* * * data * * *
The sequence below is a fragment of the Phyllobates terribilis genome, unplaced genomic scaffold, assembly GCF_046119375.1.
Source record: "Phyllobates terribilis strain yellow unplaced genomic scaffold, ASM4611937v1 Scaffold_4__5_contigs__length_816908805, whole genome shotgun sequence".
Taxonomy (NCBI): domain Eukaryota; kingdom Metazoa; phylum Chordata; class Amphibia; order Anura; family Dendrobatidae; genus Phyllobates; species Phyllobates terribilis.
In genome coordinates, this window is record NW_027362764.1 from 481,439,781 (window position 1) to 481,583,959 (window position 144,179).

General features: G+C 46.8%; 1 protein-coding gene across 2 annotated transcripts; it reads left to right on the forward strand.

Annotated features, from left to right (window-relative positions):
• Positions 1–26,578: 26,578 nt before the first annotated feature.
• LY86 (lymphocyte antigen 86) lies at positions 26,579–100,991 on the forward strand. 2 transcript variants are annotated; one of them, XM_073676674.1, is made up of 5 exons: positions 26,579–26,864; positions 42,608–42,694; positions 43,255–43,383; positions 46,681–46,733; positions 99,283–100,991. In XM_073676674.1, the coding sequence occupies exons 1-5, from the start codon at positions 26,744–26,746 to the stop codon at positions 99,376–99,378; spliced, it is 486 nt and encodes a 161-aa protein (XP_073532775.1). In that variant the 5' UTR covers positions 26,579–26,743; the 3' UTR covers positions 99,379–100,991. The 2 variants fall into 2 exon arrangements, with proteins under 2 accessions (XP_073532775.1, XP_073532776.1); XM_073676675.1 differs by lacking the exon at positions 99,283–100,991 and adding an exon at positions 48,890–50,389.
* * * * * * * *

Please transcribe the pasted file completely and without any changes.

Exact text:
The sequence below is a fragment of the Phyllobates terribilis genome, unplaced genomic scaffold, assembly GCF_046119375.1.
Source record: "Phyllobates terribilis strain yellow unplaced genomic scaffold, ASM4611937v1 Scaffold_4__5_contigs__length_816908805, whole genome shotgun sequence".
Taxonomy (NCBI): domain Eukaryota; kingdom Metazoa; phylum Chordata; class Amphibia; order Anura; family Dendrobatidae; genus Phyllobates; species Phyllobates terribilis.
In genome coordinates, this window is record NW_027362764.1 from 481,439,781 (window position 1) to 481,583,959 (window position 144,179).

General features: G+C 46.8%; 1 protein-coding gene across 2 annotated transcripts; it reads left to right on the forward strand.

Annotated features, from left to right (window-relative positions):
• Positions 1–26,578: 26,578 nt before the first annotated feature.
• LY86 (lymphocyte antigen 86) lies at positions 26,579–100,991 on the forward strand. 2 transcript variants are annotated; one of them, XM_073676674.1, is made up of 5 exons: positions 26,579–26,864; positions 42,608–42,694; positions 43,255–43,383; positions 46,681–46,733; positions 99,283–100,991. In XM_073676674.1, the coding sequence occupies exons 1-5, from the start codon at positions 26,744–26,746 to the stop codon at positions 99,376–99,378; spliced, it is 486 nt and encodes a 161-aa protein (XP_073532775.1). In that variant the 5' UTR covers positions 26,579–26,743; the 3' UTR covers positions 99,379–100,991. The 2 variants fall into 2 exon arrangements, with proteins under 2 accessions (XP_073532775.1, XP_073532776.1); XM_073676675.1 differs by lacking the exon at positions 99,283–100,991 and adding an exon at positions 48,890–50,389.